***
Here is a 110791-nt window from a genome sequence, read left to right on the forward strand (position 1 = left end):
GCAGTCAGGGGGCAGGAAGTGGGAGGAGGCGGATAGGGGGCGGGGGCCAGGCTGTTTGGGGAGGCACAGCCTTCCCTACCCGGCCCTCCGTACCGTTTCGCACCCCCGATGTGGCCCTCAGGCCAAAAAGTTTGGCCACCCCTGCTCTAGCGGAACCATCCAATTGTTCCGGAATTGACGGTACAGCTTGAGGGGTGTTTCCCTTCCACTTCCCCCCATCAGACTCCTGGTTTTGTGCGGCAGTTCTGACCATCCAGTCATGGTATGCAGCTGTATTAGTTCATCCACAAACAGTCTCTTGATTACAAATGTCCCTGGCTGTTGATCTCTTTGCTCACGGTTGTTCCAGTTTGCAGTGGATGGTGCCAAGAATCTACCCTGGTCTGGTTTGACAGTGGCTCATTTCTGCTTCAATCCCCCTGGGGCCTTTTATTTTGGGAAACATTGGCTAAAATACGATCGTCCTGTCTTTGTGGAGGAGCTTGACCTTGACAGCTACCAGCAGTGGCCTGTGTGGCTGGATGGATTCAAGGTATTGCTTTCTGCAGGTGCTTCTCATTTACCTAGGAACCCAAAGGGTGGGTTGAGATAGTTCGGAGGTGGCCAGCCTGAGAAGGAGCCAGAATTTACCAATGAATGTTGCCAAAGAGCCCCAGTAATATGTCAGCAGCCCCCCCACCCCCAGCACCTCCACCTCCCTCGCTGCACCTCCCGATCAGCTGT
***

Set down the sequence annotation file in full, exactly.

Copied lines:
Here is a 110791-nt window from a genome sequence, read left to right on the forward strand (position 1 = left end):
GCAGTCAGGGGGCAGGAAGTGGGAGGAGGCGGATAGGGGGCGGGGGCCAGGCTGTTTGGGGAGGCACAGCCTTCCCTACCCGGCCCTCCGTACCGTTTCGCACCCCCGATGTGGCCCTCAGGCCAAAAAGTTTGGCCACCCCTGCTCTAGCGGAACCATCCAATTGTTCCGGAATTGACGGTACAGCTTGAGGGGTGTTTCCCTTCCACTTCCCCCCATCAGACTCCTGGTTTTGTGCGGCAGTTCTGACCATCCAGTCATGGTATGCAGCTGTATTAGTTCATCCACAAACAGTCTCTTGATTACAAATGTCCCTGGCTGTTGATCTCTTTGCTCACGGTTGTTCCAGTTTGCAGTGGATGGTGCCAAGAATCTACCCTGGTCTGGTTTGACAGTGGCTCATTTCTGCTTCAATCCCCCTGGGGCCTTTTATTTTGGGAAACATTGGCTAAAATACGATCGTCCTGTCTTTGTGGAGGAGCTTGACCTTGACAGCTACCAGCAGTGGCCTGTGTGGCTGGATGGATTCAAGGTATTGCTTTCTGCAGGTGCTTCTCATTTACCTAGGAACCCAAAGGGTGGGTTGAGATAGTTCGGAGGTGGCCAGCCTGAGAAGGAGCCAGAATTTACCAATGAATGTTGCCAAAGAGCCCCAGTAATATGTCAGCAGCCCCCCCACCCCCAGCACCTCCACCTCCCTCGCTGCACCTCCCGATCAGCTGT